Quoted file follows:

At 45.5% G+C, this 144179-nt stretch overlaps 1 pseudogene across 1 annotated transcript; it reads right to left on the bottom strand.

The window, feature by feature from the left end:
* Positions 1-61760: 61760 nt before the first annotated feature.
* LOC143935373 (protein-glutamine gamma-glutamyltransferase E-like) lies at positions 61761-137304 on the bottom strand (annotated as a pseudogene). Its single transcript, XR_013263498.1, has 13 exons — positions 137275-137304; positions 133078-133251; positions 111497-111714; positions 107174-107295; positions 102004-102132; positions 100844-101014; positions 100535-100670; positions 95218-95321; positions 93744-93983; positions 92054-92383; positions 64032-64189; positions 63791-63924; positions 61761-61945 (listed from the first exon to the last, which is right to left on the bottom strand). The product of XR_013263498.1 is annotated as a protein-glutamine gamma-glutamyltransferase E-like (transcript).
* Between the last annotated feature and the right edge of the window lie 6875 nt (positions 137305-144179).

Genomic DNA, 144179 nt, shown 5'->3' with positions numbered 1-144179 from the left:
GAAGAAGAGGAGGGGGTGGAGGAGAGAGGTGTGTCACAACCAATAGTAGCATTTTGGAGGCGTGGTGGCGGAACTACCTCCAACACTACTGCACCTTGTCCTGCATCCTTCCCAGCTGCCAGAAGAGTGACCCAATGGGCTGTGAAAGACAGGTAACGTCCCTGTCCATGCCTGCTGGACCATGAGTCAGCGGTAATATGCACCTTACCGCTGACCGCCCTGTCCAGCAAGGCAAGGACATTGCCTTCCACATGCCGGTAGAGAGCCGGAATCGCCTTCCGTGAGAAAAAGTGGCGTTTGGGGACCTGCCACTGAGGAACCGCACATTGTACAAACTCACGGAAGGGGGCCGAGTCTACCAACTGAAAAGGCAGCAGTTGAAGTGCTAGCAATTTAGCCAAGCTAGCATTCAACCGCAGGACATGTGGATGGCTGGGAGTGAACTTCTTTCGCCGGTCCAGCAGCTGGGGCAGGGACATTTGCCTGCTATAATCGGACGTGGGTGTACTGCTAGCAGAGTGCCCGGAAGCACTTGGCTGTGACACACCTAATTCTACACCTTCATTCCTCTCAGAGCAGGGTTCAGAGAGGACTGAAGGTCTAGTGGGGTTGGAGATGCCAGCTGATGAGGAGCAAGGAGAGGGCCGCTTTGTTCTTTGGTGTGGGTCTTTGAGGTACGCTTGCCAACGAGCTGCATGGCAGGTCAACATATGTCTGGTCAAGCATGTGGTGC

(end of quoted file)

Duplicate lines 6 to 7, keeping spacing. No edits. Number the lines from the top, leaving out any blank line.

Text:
Genomic DNA, 144179 nt, shown 5'->3' with positions numbered 1-144179 from the left:
GAAGAAGAGGAGGGGGTGGAGGAGAGAGGTGTGTCACAACCAATAGTAGCATTTTGGAGGCGTGGTGGCGGAACTACCTCCAACACTACTGCACCTTGTCCTGCATCCTTCCCAGCTGCCAGAAGAGTGACCCAATGGGCTGTGAAAGACAGGTAACGTCCCTGTCCATGCCTGCTGGACCATGAGTCAGCGGTAATATGCACCTTACCGCTGACCGCCCTGTCCAGCAAGGCAAGGACATTGCCTTCCACATGCCGGTAGAGAGCCGGAATCGCCTTCCGTGAGAAAAAGTGGCGTTTGGGGACCTGCCACTGAGGAACCGCACATTGTACAAACTCACGGAAGGGGGCCGAGTCTACCAACTGAAAAGGCAGCAGTTGAAGTGCTAGCAATTTAGCCAAGCTAGCATTCAACCGCAGGACATGTGGATGGCTGGGAGTGAACTTCTTTCGCCGGTCCAGCAGCTGGGGCAGGGACATTTGCCTGCTATAATCGGACGTGGGTGTACTGCTAGCAGAGTGCCCGGAAGCACTTGGCTGTGACACACCTAATTCTACACCTTCATTCCTCTCAGAGCAGGGTTCAGAGAGGACTGAAGGTCTAGTGGGGTTGGAGATGCCAGCTGATGAGGAGCAAGGAGAGGGCCGCTTTGTTCTTTGGTGTGGGTCTTTGAGGTACGCTTGCCAACGAGCTGCATGGCAGGTCAACATATGTCTGGTCAAGCATGTGGTGC